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UC San Diego had tried to intimidate researchers on Aisen’s team to keep them from leaving for USC and had defamed Aisen.
After a San Diego Superior Court Judge issued a preliminary injunction that required Aisen and USC to return control of all ADCS systems and data, USC removed the litigation to federal court, where it is still pending.
As the rhetoric intensified, Aisen and USC officials have argued that scientists frequently jump from one research university to another, and they typically bring their research grants as part of the move.
But UC San Diego officials contend that the ADCS program is not comparable to the type of research grants a scientist might carry from one university to another. The program represents a broader and more collaborative effort, and— according to David Brenner, vice chancellor of UC San Diego Health Sciences—Aisen and USC have committed serious ethical and legal breaches in their efforts to shift ADCS research to USC.
If the fate of thousands of Alzheimers patients didn’t hang in the balance, the recriminations between UCSD and USC might invite some observers to invoke the centuries-old saying, “The reason academic politics are so vicious is because the stakes are so small.”
But the stakes are not so small. The dispute has drawn widespread attention, largely because of the implications it poses for academic institutions competing to win both elite scientists and federal research funding. For major research universities, locked in what has become a global contest for breakthrough innovation, the outcome could represent hundreds of millions, if not billions, of dollars in licensing revenue.
Meanwhile, turmoil over the management of ADCS clinical trials has continued.
Michael Rafii, who was the medical director overseeing patient safety in at least five ADCS studies, started working last month at USC’s Alzheimer’s research institute under a joint appointment with UC San Diego “to provide continuity of medical oversight,” according to a statement from UC San Diego. UCSD named Rafii and another physician-scientist, William Mobley, as interim co-directors of the ADCS program following Aisen’s departure last summer.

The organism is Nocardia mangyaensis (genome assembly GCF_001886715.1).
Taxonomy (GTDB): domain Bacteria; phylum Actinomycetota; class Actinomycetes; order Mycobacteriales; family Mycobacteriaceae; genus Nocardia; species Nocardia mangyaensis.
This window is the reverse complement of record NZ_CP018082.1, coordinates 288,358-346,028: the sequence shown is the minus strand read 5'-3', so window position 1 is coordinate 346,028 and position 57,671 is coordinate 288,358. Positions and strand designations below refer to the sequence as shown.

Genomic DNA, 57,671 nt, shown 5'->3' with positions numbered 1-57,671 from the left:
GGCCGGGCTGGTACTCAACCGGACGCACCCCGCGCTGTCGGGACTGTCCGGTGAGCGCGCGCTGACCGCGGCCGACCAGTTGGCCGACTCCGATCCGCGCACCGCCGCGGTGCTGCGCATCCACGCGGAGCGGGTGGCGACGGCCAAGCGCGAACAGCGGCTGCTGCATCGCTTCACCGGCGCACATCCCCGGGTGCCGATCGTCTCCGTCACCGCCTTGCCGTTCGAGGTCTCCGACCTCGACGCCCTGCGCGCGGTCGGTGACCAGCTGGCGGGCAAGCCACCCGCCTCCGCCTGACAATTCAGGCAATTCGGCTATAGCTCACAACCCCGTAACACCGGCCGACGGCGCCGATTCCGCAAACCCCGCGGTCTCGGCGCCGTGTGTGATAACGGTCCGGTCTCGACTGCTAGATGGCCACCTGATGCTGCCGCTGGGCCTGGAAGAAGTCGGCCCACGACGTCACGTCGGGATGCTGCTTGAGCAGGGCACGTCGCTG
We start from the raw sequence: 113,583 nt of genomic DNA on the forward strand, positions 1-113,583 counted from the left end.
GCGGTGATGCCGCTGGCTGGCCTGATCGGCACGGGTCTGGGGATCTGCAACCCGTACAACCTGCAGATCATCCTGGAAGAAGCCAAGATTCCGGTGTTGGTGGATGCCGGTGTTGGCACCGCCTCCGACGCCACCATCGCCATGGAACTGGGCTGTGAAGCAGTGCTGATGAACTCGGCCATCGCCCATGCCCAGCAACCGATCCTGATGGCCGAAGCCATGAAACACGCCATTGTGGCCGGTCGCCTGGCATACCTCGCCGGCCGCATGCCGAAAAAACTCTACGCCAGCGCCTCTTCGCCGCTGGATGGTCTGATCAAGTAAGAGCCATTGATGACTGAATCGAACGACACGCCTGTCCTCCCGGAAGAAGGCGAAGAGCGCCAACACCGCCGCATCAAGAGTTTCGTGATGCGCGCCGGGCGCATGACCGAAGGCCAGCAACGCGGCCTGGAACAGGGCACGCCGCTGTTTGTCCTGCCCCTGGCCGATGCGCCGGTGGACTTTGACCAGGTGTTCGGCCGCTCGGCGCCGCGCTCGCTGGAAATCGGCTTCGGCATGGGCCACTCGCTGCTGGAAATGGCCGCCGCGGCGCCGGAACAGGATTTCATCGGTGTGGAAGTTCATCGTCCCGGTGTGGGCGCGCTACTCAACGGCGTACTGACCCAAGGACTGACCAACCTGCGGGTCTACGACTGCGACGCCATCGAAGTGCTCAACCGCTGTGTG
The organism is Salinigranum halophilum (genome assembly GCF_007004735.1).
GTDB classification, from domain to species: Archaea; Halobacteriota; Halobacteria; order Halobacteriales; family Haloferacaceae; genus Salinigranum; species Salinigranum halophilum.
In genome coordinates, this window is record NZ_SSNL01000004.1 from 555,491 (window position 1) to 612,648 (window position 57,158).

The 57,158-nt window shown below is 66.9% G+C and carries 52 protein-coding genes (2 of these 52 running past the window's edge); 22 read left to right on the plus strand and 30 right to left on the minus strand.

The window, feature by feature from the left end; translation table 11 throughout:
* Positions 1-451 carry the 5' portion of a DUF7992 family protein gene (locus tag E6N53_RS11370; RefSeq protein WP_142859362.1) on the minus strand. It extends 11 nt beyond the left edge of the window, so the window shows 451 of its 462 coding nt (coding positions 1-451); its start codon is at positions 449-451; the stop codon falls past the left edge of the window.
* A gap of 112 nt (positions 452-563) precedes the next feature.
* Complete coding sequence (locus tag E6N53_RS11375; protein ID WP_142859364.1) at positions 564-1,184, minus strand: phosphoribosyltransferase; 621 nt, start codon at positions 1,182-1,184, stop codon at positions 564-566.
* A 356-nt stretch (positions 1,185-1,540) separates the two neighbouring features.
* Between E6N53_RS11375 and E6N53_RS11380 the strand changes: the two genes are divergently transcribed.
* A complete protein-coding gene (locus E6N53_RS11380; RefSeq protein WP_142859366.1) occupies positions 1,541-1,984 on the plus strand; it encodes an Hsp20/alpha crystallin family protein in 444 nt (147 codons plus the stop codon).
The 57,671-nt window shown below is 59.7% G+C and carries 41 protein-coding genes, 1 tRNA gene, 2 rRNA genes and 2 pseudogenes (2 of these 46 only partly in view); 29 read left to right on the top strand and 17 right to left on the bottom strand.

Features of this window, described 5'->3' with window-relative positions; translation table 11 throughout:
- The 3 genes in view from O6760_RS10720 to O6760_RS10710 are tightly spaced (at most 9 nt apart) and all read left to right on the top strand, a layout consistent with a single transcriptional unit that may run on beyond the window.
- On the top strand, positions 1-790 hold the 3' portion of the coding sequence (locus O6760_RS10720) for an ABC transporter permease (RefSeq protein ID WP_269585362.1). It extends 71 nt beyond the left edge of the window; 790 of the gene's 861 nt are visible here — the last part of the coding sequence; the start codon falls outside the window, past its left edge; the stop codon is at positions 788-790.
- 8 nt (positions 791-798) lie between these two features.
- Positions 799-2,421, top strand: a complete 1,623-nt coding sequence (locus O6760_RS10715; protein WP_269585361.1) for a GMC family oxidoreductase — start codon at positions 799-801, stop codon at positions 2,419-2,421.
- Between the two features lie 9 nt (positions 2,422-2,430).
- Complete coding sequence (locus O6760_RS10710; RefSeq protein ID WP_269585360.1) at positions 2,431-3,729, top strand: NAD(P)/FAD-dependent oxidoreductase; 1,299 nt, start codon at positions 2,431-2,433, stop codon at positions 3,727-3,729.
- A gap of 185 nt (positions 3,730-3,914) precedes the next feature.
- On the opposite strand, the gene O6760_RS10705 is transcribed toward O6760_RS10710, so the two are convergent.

While UC San Diego officials maintain that Rafii continues to serve as a principal investigator at UCSD, Raffi now spends about 80 percent of his time at USC’s research institute, according to an ADCS co-worker who would only speak anonymously.
Feldman is currently a professor of neurology and executive associate dean of research at the University of British Columbia Faculty of Medicine in Vancouver. In its statement today, UC San Diego described him as “a prolific physician-scientist credited with several key contributions in geriatric cognitive disorders, Alzheimer’s disease (AD) and other dementias including frontotemporal dementia,” with more than 150 published papers in epidemiology, genetics, biomarker development and experimental therapeutics.
Feldman has called for “outside the box thinking” in development of new drugs for treating dementia, and in a 2014 article published with several colleagues, he called for “a new research roadmap, one that pulls together government, regulators, industry, academia and the community in an unprecedented collaboration focusing on four key priorities: the fundamental mechanisms of disease; new translational research to speed basic research to clinical testing; innovative partnerships; and preventing AD.”